3. Apt, with Halloween just around the corner. Has me shivering. Though that might be the cold wind getting up. I particularly liked the name Hare, and he gets down on his haunches. I thought for a moment he was a hare!


  4. I love your descriptive tales, Lynn. And seriously, where you got your inspiration for the names adds another level of shiver!!
    Fabulous, as per…

    Liked by 1 person

      1. I’m such an ignoramus, I had no idea what huge books Anne Proulx had written. Will keep an eye out for Close Range – thanks for the tip


    1. Thanks Lish. Glad you felt that worked. I suddenly had a whole new world open up inside my head, with all these possibilities for crimes to be investigated, the peace kept for the dead. Weird what these little prompts can spark, isn’t it? Thanks for reading


  5. Effectively creepy — how very appropriate for the Halloween season! I liked how it started off seeming normal, and then just slides right into the idea that everyone knows about the escaping demons. “Drat, not demons again; my wife will be miffed if I’m late for dinner.”

    Makes me realize that I missed my chance to do something spooky with mine. But ah well, I had Dar on my mind. I also was having a hard time finding an “Eneana-friendly” angle to work with (that didn’t have modern people or other features in the shot).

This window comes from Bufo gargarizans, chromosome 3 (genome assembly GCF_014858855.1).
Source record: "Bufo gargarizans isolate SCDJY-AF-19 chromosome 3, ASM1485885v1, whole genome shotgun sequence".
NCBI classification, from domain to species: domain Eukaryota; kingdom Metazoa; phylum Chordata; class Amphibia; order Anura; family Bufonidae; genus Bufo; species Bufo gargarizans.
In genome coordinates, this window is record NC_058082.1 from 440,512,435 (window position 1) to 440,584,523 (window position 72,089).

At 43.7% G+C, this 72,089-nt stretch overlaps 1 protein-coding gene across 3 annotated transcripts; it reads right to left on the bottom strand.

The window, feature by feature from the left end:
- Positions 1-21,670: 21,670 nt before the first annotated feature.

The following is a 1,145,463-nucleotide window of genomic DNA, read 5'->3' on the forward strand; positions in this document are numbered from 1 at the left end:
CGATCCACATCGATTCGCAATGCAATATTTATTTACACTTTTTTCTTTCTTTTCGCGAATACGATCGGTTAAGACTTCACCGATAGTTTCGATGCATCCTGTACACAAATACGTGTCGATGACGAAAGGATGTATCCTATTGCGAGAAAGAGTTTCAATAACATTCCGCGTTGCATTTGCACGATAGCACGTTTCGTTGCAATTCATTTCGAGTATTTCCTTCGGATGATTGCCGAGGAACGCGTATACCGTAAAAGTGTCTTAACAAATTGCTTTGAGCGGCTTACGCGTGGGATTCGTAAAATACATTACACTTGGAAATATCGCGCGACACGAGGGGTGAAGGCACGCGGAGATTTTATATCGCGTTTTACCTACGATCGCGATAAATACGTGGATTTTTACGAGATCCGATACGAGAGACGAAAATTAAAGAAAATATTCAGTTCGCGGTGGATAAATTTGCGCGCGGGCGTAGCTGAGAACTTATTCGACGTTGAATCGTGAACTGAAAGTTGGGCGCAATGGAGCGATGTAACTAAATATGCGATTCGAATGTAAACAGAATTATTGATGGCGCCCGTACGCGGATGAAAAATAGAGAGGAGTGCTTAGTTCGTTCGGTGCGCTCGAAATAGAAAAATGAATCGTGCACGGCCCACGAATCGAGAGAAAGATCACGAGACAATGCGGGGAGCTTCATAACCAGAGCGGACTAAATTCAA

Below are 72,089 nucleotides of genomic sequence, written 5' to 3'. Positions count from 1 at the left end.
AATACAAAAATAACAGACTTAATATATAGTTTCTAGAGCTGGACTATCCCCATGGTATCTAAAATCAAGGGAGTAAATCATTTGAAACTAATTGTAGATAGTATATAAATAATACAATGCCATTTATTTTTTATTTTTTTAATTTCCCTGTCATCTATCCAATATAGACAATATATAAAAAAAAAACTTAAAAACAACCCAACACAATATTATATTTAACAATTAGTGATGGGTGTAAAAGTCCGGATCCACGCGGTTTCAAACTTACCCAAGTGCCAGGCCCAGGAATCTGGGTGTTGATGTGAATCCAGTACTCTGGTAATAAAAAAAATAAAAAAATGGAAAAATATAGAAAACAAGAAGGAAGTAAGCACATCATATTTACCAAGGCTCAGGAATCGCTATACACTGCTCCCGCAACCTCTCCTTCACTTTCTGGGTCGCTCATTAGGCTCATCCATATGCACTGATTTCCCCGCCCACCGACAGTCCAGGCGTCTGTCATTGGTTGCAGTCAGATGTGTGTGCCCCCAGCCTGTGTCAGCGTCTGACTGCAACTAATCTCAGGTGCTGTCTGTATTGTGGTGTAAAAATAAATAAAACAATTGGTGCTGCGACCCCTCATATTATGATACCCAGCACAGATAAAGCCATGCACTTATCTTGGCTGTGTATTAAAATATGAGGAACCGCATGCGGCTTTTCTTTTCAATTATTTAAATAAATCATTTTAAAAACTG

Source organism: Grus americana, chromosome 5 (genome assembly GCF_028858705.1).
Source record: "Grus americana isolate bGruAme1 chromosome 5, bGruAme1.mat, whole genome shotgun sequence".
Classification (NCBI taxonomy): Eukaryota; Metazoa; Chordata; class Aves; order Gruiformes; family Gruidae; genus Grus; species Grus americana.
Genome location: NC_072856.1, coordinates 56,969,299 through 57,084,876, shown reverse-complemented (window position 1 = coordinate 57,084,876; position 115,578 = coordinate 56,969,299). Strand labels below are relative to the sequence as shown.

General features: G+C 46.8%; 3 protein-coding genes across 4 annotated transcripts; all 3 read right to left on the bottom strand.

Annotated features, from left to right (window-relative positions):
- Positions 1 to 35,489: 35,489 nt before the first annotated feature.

1. It must be hard for you to thread some of the prompts into the world of Eneana when some are so very modern! At least this one gave you some scope. Glad you liked my story – my head is just stuffed with the undead at the moment πŸ™‚

      Liked by 1 person

      1. You might notice that I don’t do most of the prompts, and that’s part of the reason. I really enjoy the Pegman challenge, because I can almost always find some view that’s “Eneana-friendly.” For most other challenges, I have to find a completely different photo that’s similar in theme, and that takes extra time. And these days, I don’t really even have time to comment on blogs…


      2. I had noticed you often pick a new photo for your flashes – more Eneana friendly, as you say. Time races on – hard to fit it all in, isn’t it?

        Liked by 1 person

      3. It really is hard to fit it in. And yes, I try to be sure that all the photos that show up in my main page are “on message” in terms of my Eneana world theme. Other than a few with the NaNoWriMo logo, it’s worked well so far.


  6. Great concept! These details really took me there: “Hare creaked to his feet, turning hollow eyes along the road,” and “Bone dry leaves spiralled in the wind”. I. Want. More.


    1. Ah, thank you Karen. It was weird, but a whole world just opened in my head – the police officers and mayor who protect the undead on their Long Sleep, the threat hanging over them. Anyhow, maybe scope for more there. Thank you for reading


    1. Thank you Abhijit. By the way, I can’t get you your blog through clicking on your name as I usually do with other bloggers. A message comes up saying your blog is no longer active. Did you change blogs at some point?

      Liked by 1 person